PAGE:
For the presentation at White Columns, the work from M. Obultra 3 is activated and spatialized in relation to the specifics of the gallery architecture. Photographs from the edition are repeated across a wall forming a line, their spacing determined by the width of common 2×4 construction lumber that serves as the matrix for the woodblock print and as the primary material of the painted sculptures arranged in stacks on the floor. Ailanthus seeds collected in New York City are displayed in a vitrine.

To accompany the portfolio Schrader commissioned a new work by writer and poet Omar Berrada. Taking the form of a chapbook Berrada’s Clonal Hum is a poem sequence written in conversation with the portfolio. A virtual book launch will be held on April 27th, with readings by Berrada, poet Christian Campbell, author Saretta Morgan, and poet and artist Cecilia Vicuña.

Editions of M. Obultra 3 and copies of Clonal Hum are available for purchase at the gallery, and online at https://obultra.com.

Matthew Schrader (b.1984, Philadelphia) is an artist and educator based in New York City. He received an MFA in Sculpture from the Milton Avery Graduate School of Arts at Bard College and a BFA from the Rhode Island School of Design. Schrader’s work has appeared in exhibitions at Gertrude, The Abrons Art Center, MINI/Goethe-Institut Curatorial Residencies Ludlow 38, P!, U.S. Blues, Room East, MoMA PS1, Soloway Gallery, Carl Louie, Regina Rex, Cleopatra’s, 67 Steps, Metropolitan Structures and The Richmond Center for the Visual Arts at the University of Western Michigan. Schrader is a recipient of The Rema Hort Mann Foundation Emerging Artist Grant in New York City, and is currently teaching at The Cooper Union.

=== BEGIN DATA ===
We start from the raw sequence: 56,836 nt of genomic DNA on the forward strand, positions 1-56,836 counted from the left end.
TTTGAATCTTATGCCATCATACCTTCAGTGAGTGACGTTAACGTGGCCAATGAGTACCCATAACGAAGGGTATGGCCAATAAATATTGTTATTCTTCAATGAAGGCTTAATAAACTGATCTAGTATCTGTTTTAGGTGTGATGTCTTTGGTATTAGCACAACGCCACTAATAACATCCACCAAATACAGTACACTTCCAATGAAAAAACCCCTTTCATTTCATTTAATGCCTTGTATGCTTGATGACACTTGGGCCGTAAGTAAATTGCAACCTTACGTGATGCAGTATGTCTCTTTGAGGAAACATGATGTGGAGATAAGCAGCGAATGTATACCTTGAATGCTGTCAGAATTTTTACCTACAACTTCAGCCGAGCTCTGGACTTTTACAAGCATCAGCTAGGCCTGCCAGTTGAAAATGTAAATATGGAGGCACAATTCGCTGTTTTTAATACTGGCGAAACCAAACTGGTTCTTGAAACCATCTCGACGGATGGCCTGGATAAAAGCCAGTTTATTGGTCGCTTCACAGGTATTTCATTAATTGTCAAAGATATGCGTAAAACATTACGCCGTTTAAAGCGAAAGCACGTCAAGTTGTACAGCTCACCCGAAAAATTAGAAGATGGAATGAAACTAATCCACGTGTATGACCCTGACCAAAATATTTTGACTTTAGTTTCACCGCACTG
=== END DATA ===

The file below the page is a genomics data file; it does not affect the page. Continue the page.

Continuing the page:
Éditions Michel Obultra is a publisher of artist editions and other objects. This project is run by the artist Aaron Gemmill and based in Philadelphia.

For further information, contact: info@whitecolumns.org

Nine paintings are installed salon style on a white wall to the right. One large painting is mounted to the wall on the left.
Daisy May Sheff, A Mountain Girl with Skyblue Teeth, installation view, 2021. Photo: Marc Tatti

White Room: Daisy May Sheff
A Mountain Girl with Skyblue Teeth

White Columns is proud to present A Mountain Girl with Skyblue Teeth the debut solo exhibition by the Inverness, CA-based artist Daisy May Sheff.

Sheff’s exhibition comprises a group of fifteen paintings produced over the past year. The exhibition’s title A Mountain Girl with Skyblue Teeth is adapted from the lyrics of Marc Bolan’s pre-Glam era 1969 song ‘Cat Black (The Wizard’s Hat)’. In her re-reading of the lyric, Bolan’s original ‘Mountain Man’ has been transformed into Sheff’s ‘Mountain Girl.’